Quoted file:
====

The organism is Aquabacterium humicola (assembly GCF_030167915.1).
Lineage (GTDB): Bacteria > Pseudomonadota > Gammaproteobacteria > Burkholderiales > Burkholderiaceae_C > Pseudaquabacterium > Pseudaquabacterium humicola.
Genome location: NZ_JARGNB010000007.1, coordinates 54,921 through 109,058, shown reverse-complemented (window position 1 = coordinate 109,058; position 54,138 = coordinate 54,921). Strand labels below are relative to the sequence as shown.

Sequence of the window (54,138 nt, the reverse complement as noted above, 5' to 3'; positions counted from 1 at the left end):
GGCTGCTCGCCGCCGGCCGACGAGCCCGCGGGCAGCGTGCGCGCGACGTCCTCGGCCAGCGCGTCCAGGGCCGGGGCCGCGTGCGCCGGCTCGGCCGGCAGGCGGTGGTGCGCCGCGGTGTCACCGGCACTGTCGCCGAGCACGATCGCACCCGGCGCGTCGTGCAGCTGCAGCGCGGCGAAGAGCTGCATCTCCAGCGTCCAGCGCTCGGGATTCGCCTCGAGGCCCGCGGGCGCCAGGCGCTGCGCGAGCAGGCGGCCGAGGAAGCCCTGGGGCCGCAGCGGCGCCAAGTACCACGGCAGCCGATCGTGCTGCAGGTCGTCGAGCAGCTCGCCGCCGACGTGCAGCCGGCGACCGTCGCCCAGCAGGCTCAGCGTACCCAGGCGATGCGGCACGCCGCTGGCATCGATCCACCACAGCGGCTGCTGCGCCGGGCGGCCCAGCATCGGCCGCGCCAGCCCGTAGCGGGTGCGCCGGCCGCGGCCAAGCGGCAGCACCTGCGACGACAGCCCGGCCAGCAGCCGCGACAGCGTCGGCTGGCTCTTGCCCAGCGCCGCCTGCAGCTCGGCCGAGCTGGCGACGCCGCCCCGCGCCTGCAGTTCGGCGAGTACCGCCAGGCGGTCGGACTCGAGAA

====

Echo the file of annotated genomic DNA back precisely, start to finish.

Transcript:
The organism is Aquabacterium humicola (assembly GCF_030167915.1).
Lineage (GTDB): Bacteria > Pseudomonadota > Gammaproteobacteria > Burkholderiales > Burkholderiaceae_C > Pseudaquabacterium > Pseudaquabacterium humicola.
Genome location: NZ_JARGNB010000007.1, coordinates 54,921 through 109,058, shown reverse-complemented (window position 1 = coordinate 109,058; position 54,138 = coordinate 54,921). Strand labels below are relative to the sequence as shown.

Sequence of the window (54,138 nt, the reverse complement as noted above, 5' to 3'; positions counted from 1 at the left end):
GGCTGCTCGCCGCCGGCCGACGAGCCCGCGGGCAGCGTGCGCGCGACGTCCTCGGCCAGCGCGTCCAGGGCCGGGGCCGCGTGCGCCGGCTCGGCCGGCAGGCGGTGGTGCGCCGCGGTGTCACCGGCACTGTCGCCGAGCACGATCGCACCCGGCGCGTCGTGCAGCTGCAGCGCGGCGAAGAGCTGCATCTCCAGCGTCCAGCGCTCGGGATTCGCCTCGAGGCCCGCGGGCGCCAGGCGCTGCGCGAGCAGGCGGCCGAGGAAGCCCTGGGGCCGCAGCGGCGCCAAGTACCACGGCAGCCGATCGTGCTGCAGGTCGTCGAGCAGCTCGCCGCCGACGTGCAGCCGGCGACCGTCGCCCAGCAGGCTCAGCGTACCCAGGCGATGCGGCACGCCGCTGGCATCGATCCACCACAGCGGCTGCTGCGCCGGGCGGCCCAGCATCGGCCGCGCCAGCCCGTAGCGGGTGCGCCGGCCGCGGCCAAGCGGCAGCACCTGCGACGACAGCCCGGCCAGCAGCCGCGACAGCGTCGGCTGGCTCTTGCCCAGCGCCGCCTGCAGCTCGGCCGAGCTGGCGACGCCGCCCCGCGCCTGCAGTTCGGCGAGTACCGCCAGGCGGTCGGACTCGAGAA